• Aaaaarghhh!
    My ego just got so big it’s pushing me out of the room!
    Trying to fight it…
    It’s really really tough…
    I am suffocating…
    Must get secret weapon!
    There deflated!
    It was close!
    I almost died!

    Giving me compliments will get you anything 🙂

  • As Niestzche says, happiness is the feeling that power is increasing and the will is yielding to that sense of power, that resistance is overcome. In Christianity, a life lived in constant suffering brings,(in theory of course), ultimate happiness upon death. I think that immediate happiness, or elation, comes from different sources, a successful business, great sex, a good movie, a compliment from someone one admires (and even more so when the compliment comes from a rival).

    Dopaminergic receptors in the brain respond in beautiful unison to all these impulses. In essence, dopamine, serotonin and norepinephrine are the chemicals that make us happy. Nevertheless, as in any brain system, or life in general, happiness can develop a sort of plateau, in which more of that reward is needed to achieve the same degree of satisfaction. This is of course, varies tremendously between individuals. Someone with an addictive personality will be more likely, to develop an addiction to a primer (drugs, sex, extreme sports), that will bring about the same feeling of euphoria.

    There was an interesting article I read a few years ago in the New York Times about a study that followed levels of happiness over a period of 2 years. The subjects were people who recently had won the lottery, people who had just lost their vision or limbs due to an accident. Initial levels of happiness were very different. Obviously the people who lost function were very sad at the beginning of the study and people who won the lottery were very happy. However, after 6 months, amazingly, the levels of reported happiness of both groups had become almost the same. People who lost function had learned to cope and appreciate life again, and those who won the lottery, had lost that initial sense of happiness quite precipitously.

    For me, watching the whole first season of 24 in one day has made me very, very happy! lol

  • Fabrice,

    I’m a newcomer here, and I must say I had a very, very good time reading you. I must aknowledge I’ve always felt a bit sceptic about “happiness theorization”, perhaps due to a quite conceited and somehow romantic notion that happiness derived from some kind of magic you could NOT make theories about. If I persist in thinking that life must be considered on a single day basis, as everything can stop anytime for any of us, I tend to believe now that single days can make a whole, when intense moments combine with some kind of serenity. I’m not getting any better on the romantic front, though :o)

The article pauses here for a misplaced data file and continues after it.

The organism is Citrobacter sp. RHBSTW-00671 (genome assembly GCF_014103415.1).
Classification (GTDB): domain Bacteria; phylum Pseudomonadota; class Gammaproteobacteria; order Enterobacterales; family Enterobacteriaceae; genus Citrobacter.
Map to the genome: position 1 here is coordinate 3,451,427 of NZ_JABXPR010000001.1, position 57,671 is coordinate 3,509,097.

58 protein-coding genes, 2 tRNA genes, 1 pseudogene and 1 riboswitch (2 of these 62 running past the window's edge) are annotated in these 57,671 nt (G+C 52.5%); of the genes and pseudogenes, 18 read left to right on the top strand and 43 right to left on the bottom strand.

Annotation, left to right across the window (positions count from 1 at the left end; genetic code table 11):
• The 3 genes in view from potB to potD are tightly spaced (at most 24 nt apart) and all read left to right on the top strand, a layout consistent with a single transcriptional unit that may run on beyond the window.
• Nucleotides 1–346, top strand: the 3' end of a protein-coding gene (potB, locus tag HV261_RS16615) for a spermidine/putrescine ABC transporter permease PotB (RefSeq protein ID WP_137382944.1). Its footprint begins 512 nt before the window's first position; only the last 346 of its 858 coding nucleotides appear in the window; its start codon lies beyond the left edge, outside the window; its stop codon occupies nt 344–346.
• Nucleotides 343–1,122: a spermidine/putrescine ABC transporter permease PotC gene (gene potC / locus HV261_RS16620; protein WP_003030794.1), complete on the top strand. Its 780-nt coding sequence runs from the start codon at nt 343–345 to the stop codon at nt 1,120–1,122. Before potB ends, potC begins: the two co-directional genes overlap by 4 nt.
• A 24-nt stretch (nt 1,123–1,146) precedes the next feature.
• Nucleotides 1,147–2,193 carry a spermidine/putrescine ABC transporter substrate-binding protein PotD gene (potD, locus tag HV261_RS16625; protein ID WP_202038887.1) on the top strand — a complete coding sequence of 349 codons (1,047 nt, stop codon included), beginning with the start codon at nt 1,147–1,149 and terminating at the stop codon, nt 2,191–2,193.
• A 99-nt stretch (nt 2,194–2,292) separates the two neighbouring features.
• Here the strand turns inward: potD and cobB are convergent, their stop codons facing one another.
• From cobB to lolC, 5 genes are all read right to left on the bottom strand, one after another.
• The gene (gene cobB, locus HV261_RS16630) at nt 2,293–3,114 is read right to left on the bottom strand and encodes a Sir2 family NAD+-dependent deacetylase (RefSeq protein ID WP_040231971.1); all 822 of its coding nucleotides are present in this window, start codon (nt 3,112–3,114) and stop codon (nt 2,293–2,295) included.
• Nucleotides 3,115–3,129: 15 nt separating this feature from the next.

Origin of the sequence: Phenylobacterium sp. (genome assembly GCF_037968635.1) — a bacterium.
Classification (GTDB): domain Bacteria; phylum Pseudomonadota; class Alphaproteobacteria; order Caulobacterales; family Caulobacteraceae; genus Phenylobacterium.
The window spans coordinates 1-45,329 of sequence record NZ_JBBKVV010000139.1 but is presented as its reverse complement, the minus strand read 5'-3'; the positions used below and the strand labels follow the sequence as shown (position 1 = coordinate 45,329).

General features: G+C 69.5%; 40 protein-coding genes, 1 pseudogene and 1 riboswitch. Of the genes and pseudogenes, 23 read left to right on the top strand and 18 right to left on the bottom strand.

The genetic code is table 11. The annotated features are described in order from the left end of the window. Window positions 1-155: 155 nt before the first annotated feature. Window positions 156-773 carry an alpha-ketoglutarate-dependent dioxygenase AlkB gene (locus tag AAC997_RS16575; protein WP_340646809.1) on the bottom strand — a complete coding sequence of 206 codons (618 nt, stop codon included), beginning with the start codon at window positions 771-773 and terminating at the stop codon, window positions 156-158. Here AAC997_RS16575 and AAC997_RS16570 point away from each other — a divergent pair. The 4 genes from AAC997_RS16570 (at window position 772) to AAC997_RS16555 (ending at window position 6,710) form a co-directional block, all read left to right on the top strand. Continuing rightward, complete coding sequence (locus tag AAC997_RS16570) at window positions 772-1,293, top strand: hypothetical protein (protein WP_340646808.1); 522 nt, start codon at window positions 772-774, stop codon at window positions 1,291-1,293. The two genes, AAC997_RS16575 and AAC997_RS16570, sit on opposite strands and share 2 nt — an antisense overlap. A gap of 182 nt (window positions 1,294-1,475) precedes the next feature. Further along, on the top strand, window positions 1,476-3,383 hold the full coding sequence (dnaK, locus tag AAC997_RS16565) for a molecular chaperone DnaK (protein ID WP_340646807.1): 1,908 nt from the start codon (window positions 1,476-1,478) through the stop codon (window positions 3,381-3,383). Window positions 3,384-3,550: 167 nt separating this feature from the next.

So thanx for this highly humanistic, humble and clever vision. And, er, well yes, it’s a compliment :o)

  • Hello Fabrice,
    Happiness can be found in little things.
    Just some nice words that my recently re-discovered girlfriend (after 34 years!)from the States sent to me after I had sent her a cd that I recorded for her;

    it’s music that stirs my heart,
    it’s music that makes me feel whole,
    it’s music that lets me dance,
    it’s music that speaks when words cannot.

  • Hello Fabrice.

    I just found your site, and I’m looking forward to getting to know you. I have done a lot of reading and practicing on the topic of happiness, and I’d like to share with you a bit of what I’ve written:

    Happiness vs. Pleasure

    What is Happiness to me?

    Respectfully,
    Michelle Hope

  • Bonjour Fabrice,

    Well, I’m not an expert, but I do have a blog (3for365.com), which I invite you to visit.

    I really like your site and this post. May I link it? Your entrepreneurial spirit is positively infectious!

    Yours in creativity,
    Julia